One might be tempted to try and break this name down and learn something about the chemistry behind the Benzimidazole/diamond copolymer portion, but in this case it would be pretty misleading as there is no free benzimidazole, benz, imidazole or even free diamond present in the final product.

Polymethylsilsesquioxane ~ is a spherical, fine particle silicone resin exhibiting a very narrow particle size distribution. Its lubricity, silky smooth feel and water repellency make it useful for color cosmetics and other skincare applications. This polymer part, in its purest form, is approved for certain food contact applications and all global cosmetic applications. This component makes up over 99.8% of the copolymer in Lumière and forms up nearly 100% of the surface chemistry of the particle. In short, we are providing something like a food-grade surface coating with a fluorescent core of something that is cemented into the middle of the particle. This means the “core” ingredients will never interact with skin as small molecules, thus maintaining a great safety profile of PSQ.
Benzimidazole ~ This chemical component represents a chemical linkage and is a six member ring attached to a five member ring with two nitrogen’s in it. Other linkages can be made to the diamond group or other groups at one or more positions along the ring structure. At no time was any benzene or other potentially toxic chemicals used to make this final copolymer. In fact we use only water as the solvent in our process. Similar ring structures like this one are found in proteins, amino acids, foods, flavors and fragrances and many consumer products like detergents and the optical brighteners that make your “whites look whiter”. The end story is while a portion of this material is closely related to glass and silica, another smaller portion (<0 .2=""> is synthetic in nature, specific in structure and engineered to be “inside” the glass-like particle to give a luminous appearance under UV light. It is not at all related to toxic intermediates regardless of the complexities imparted by the chemical naming process.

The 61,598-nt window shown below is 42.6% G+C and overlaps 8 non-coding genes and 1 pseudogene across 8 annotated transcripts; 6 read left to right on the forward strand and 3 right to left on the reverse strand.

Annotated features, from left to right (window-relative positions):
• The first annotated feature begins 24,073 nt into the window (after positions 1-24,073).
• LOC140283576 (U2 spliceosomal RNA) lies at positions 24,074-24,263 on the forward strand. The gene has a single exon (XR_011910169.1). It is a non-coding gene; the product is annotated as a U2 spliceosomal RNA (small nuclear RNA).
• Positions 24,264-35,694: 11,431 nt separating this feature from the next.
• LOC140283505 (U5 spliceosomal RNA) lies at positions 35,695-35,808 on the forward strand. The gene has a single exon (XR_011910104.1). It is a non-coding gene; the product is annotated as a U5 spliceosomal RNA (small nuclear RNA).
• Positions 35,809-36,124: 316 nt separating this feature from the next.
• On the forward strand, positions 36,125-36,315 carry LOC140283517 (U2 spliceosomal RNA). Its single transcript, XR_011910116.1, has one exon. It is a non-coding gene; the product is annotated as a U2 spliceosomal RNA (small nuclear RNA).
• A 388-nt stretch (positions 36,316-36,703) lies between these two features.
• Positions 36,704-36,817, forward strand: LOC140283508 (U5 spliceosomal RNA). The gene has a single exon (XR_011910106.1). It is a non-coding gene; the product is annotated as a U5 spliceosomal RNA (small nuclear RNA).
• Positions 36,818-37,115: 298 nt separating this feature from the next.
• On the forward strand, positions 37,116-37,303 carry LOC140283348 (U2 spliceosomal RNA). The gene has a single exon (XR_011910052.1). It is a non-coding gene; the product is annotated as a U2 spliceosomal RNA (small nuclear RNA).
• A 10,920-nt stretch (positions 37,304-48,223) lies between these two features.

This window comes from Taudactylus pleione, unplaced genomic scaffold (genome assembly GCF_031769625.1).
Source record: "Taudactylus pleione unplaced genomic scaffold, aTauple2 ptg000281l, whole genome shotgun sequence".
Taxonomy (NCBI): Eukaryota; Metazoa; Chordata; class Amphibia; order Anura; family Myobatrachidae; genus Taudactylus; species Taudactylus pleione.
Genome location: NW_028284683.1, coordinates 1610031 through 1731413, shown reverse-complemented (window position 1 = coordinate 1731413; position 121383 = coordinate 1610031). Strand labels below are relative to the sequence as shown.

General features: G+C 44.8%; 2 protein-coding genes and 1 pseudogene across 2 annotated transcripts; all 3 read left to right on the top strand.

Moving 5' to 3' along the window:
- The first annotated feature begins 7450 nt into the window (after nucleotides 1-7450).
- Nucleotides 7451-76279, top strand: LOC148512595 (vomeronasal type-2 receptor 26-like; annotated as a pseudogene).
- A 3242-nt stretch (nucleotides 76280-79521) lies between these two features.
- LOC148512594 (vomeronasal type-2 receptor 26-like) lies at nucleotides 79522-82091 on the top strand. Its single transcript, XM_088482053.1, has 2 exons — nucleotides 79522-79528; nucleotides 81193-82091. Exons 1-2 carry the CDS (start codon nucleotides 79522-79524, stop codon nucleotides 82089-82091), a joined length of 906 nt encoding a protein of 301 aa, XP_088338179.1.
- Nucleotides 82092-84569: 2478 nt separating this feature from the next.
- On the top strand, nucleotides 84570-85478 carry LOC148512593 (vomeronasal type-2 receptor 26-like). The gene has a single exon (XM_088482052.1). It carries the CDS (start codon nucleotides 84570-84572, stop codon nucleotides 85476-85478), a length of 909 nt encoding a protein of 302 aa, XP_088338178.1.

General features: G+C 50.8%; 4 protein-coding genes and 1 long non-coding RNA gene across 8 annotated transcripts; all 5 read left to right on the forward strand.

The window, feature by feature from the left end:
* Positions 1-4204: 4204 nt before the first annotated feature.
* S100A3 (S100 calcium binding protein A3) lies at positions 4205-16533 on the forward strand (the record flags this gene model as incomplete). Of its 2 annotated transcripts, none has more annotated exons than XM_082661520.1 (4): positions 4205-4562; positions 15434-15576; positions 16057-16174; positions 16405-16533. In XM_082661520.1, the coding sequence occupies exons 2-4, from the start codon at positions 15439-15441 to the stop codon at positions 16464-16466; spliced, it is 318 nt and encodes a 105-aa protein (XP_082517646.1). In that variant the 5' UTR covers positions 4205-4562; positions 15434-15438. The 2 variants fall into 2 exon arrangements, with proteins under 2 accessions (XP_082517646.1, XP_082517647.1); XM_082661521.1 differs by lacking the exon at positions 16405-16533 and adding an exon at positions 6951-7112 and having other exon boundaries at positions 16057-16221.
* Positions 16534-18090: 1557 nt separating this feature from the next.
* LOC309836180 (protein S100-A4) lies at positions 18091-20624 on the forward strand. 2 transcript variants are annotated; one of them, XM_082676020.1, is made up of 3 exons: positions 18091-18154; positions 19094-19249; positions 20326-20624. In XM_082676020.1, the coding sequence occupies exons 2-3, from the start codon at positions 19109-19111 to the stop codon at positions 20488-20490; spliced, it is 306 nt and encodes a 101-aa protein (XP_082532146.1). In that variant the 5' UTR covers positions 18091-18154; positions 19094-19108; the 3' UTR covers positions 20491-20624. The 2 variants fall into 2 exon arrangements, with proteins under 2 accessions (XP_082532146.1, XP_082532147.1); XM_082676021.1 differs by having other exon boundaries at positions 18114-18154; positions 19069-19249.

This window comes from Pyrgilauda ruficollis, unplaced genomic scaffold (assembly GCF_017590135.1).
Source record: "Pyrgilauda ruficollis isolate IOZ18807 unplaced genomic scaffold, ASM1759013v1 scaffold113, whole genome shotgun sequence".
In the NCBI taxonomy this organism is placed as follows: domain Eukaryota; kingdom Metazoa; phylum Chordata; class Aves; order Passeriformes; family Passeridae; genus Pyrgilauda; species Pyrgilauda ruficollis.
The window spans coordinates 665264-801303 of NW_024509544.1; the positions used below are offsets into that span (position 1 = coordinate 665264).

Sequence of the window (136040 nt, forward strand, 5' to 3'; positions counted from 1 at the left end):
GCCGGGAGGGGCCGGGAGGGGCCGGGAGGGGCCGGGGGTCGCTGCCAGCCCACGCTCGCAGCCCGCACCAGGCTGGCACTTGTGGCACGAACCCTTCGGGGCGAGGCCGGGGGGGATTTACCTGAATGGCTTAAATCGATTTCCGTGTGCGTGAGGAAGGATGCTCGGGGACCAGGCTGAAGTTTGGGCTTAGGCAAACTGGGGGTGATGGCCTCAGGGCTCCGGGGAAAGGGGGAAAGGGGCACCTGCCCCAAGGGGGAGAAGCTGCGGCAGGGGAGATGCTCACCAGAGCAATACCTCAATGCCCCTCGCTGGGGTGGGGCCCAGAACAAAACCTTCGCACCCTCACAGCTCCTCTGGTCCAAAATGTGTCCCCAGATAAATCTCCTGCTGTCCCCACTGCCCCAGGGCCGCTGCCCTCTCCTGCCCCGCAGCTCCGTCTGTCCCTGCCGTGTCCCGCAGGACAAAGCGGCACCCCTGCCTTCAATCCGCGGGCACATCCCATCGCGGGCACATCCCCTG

Diamond Copolymer ~ This is not a separate component from the ingredient title as they are linked together as part of the copolymer. This is unique to Grant Industries and they claim it is real diamond powder encapsulated copolymer, which in essence is just another term for producing a silicone which assists with flow, and is a polymer chain made up of 2 or more monomers. This is what supposedly gives the high level of soft focus effect in the makeup with a light refraction of diamonds.

FD&C Dyes ~ These are formulated from Chemical and Petroleum processes and Coal Tars, and some have shown to have many complications in different forms. The FDA has not determined them to be hazardous and most are approved safe for food and cosmetic use.

Two Colorants Disliked By The European Union
UPDATE 1/19/2010 Links provided to latest information on these two colorants.